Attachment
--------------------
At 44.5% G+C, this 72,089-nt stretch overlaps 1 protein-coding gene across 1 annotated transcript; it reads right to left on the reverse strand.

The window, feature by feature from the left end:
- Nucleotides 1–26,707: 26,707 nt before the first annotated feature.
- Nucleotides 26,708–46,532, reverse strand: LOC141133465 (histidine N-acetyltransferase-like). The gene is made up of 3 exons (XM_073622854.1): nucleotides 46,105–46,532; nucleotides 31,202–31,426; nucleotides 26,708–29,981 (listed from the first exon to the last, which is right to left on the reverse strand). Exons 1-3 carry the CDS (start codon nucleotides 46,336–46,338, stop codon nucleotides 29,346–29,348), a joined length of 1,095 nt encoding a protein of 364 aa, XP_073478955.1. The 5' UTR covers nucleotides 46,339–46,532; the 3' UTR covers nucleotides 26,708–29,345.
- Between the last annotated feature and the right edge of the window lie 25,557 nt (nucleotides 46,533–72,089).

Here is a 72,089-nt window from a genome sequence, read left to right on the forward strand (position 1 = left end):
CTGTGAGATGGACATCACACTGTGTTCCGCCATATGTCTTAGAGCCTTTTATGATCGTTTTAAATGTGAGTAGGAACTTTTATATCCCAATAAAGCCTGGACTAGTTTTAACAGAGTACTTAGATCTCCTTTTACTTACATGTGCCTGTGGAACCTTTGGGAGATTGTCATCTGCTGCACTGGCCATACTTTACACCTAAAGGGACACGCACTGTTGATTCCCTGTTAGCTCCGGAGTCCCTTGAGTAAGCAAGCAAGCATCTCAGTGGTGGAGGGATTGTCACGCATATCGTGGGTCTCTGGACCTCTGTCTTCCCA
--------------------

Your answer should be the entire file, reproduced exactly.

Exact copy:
At 44.5% G+C, this 72,089-nt stretch overlaps 1 protein-coding gene across 1 annotated transcript; it reads right to left on the reverse strand.

The window, feature by feature from the left end:
- Nucleotides 1–26,707: 26,707 nt before the first annotated feature.
- Nucleotides 26,708–46,532, reverse strand: LOC141133465 (histidine N-acetyltransferase-like). The gene is made up of 3 exons (XM_073622854.1): nucleotides 46,105–46,532; nucleotides 31,202–31,426; nucleotides 26,708–29,981 (listed from the first exon to the last, which is right to left on the reverse strand). Exons 1-3 carry the CDS (start codon nucleotides 46,336–46,338, stop codon nucleotides 29,346–29,348), a joined length of 1,095 nt encoding a protein of 364 aa, XP_073478955.1. The 5' UTR covers nucleotides 46,339–46,532; the 3' UTR covers nucleotides 26,708–29,345.
- Between the last annotated feature and the right edge of the window lie 25,557 nt (nucleotides 46,533–72,089).

Here is a 72,089-nt window from a genome sequence, read left to right on the forward strand (position 1 = left end):
CTGTGAGATGGACATCACACTGTGTTCCGCCATATGTCTTAGAGCCTTTTATGATCGTTTTAAATGTGAGTAGGAACTTTTATATCCCAATAAAGCCTGGACTAGTTTTAACAGAGTACTTAGATCTCCTTTTACTTACATGTGCCTGTGGAACCTTTGGGAGATTGTCATCTGCTGCACTGGCCATACTTTACACCTAAAGGGACACGCACTGTTGATTCCCTGTTAGCTCCGGAGTCCCTTGAGTAAGCAAGCAAGCATCTCAGTGGTGGAGGGATTGTCACGCATATCGTGGGTCTCTGGACCTCTGTCTTCCCA